Immigration authorities estimate that in 2011 there were between 90,000 and 100,000 undocumented migrants in Japan, including 78,488 over-stayers. The number of over-stayers has been halved in the last five years. Most came from Asian countries: South Korea (19,271), China (10,337), Philippines (9,329), Taiwan (4,774), and Thailand (4,264).
Undocumented foreigners, if caught by police or by immigration officers, are taken into detention centers that are real jails.
Japan has three main immigration detention centers, in Ushiku (Ibaraki prefecture), Ibaraki (Osaka prefecture), and Omura (Nagasaki prefecture), plus other big temporary centers like the one in Shinagawa (Tokyo), where hundreds of foreigners are detained. Immigration has 8 regional bureaus, 7 district immigration offices, and 61 branch offices.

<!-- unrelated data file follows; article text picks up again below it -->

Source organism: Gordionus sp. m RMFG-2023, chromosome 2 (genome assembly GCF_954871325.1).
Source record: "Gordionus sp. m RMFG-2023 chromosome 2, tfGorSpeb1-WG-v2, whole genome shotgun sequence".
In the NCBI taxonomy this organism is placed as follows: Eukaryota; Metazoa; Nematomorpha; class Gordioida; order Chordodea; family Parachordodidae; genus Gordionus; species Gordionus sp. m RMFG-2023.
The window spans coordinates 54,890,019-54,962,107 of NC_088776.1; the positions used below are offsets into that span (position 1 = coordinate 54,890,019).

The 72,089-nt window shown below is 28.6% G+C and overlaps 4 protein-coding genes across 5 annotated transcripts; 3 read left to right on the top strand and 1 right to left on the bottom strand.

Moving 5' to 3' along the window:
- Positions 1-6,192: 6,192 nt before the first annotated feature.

As of 2012, all regional bureaus, district immigration offices, and 1 branch office had detention facilities.
Lengthy detentions are also a major problem, as the book Kabe no Namida (Wall of Tears) points out, because even after deportation orders are issued for Immigration Law violators, these violators can continue to be held for an indefinite time.
According to an investigation by Kyodo News, 23 detainees at the centers attempted suicide between 2000 and 2004.
Present Foreign Population in Japan
Japan currently has about 2,220,000 registered foreigners. Of these, 660,000 (30%) are Chinese and 590,000 (27%) are resident Koreans.
Overseas residents in Japan (2013) http://blog.ofjapan.jp/skilled-gaijin/ (June 21, 2014)